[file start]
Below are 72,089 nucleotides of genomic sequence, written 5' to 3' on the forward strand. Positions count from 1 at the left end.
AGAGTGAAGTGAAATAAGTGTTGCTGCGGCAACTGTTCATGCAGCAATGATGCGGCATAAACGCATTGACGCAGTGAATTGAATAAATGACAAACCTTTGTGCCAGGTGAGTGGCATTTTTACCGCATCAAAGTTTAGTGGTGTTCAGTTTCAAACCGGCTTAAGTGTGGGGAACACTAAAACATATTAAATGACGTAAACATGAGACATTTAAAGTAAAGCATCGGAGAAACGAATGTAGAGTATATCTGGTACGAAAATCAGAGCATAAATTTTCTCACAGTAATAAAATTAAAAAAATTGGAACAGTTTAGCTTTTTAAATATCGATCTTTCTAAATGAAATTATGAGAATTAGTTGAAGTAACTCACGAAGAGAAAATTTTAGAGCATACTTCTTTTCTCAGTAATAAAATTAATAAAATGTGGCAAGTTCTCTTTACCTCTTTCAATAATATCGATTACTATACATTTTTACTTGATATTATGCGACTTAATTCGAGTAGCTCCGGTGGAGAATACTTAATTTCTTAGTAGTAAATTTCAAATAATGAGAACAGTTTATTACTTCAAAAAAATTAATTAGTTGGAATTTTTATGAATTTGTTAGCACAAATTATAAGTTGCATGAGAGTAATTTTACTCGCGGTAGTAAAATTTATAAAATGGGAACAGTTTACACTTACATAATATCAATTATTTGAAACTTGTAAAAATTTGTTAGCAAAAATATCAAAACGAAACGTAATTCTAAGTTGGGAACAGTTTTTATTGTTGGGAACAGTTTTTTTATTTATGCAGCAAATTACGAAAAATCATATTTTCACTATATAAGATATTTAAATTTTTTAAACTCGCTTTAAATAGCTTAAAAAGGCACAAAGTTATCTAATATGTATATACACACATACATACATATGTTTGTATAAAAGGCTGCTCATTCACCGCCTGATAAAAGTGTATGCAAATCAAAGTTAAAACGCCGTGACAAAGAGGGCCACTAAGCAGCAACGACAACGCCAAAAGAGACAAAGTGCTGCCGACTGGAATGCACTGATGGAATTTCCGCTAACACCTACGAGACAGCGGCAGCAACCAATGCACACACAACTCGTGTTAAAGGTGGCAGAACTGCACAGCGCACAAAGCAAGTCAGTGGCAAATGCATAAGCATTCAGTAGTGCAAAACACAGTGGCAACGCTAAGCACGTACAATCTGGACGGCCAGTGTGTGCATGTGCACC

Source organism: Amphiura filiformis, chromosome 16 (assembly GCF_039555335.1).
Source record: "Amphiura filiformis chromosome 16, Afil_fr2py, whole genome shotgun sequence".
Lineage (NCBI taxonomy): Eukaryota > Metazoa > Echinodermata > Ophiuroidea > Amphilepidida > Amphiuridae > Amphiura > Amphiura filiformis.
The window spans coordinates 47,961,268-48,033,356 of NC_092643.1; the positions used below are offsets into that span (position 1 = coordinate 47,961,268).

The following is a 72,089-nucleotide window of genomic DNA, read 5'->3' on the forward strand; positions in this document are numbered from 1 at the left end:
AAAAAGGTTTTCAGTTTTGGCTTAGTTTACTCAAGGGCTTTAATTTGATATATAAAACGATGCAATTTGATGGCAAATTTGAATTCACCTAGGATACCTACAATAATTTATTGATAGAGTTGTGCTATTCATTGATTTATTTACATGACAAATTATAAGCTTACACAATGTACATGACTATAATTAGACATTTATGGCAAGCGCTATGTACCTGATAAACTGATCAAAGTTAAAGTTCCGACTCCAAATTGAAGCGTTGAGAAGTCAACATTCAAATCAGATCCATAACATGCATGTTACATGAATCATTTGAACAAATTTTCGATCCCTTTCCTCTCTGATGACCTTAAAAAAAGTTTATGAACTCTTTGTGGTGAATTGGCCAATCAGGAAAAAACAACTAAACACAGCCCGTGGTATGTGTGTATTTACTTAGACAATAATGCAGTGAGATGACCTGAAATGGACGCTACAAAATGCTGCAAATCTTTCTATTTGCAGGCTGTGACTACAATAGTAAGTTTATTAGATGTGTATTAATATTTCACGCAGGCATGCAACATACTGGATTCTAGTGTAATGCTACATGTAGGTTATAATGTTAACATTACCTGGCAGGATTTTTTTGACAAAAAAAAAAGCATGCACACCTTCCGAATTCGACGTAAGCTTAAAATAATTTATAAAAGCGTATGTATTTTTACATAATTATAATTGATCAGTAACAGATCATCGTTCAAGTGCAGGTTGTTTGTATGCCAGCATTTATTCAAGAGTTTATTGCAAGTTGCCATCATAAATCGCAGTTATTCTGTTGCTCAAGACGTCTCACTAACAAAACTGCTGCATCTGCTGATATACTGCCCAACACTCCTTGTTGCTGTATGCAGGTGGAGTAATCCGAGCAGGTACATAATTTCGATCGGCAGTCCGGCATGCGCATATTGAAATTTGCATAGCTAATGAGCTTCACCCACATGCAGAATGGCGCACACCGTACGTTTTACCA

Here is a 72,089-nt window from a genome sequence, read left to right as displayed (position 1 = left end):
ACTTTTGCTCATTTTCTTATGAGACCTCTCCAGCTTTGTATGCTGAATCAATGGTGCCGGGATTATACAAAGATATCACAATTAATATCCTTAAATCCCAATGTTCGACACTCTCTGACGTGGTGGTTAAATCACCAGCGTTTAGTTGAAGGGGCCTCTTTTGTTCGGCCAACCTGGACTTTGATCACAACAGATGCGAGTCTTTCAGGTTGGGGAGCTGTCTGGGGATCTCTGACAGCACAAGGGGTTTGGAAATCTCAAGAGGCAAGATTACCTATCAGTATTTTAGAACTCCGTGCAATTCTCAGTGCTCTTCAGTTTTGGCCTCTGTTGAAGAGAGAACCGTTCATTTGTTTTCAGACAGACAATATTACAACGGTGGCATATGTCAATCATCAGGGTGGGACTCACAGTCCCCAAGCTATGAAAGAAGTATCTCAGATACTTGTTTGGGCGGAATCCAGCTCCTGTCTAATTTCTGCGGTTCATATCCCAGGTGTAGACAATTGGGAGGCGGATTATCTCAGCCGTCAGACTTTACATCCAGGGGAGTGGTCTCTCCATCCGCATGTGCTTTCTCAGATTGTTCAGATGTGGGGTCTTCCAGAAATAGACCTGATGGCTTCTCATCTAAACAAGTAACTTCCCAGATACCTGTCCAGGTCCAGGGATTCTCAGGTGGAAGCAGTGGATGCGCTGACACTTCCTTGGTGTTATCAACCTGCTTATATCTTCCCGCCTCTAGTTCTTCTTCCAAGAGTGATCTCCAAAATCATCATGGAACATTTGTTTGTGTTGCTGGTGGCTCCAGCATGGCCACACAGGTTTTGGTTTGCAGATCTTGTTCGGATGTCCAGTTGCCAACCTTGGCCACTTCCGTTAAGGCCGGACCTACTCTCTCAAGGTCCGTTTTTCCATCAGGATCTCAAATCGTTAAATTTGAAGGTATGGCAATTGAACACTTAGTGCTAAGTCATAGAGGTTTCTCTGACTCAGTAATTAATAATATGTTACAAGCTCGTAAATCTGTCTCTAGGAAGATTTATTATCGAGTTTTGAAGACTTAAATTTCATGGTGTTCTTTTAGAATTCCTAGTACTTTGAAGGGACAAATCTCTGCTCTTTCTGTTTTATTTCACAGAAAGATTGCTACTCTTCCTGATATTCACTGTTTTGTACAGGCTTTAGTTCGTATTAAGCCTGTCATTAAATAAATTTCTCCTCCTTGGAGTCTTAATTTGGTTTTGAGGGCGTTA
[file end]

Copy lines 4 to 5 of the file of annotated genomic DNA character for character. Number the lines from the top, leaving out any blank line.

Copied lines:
Source record: "Amphiura filiformis chromosome 16, Afil_fr2py, whole genome shotgun sequence".
Lineage (NCBI taxonomy): Eukaryota > Metazoa > Echinodermata > Ophiuroidea > Amphilepidida > Amphiuridae > Amphiura > Amphiura filiformis.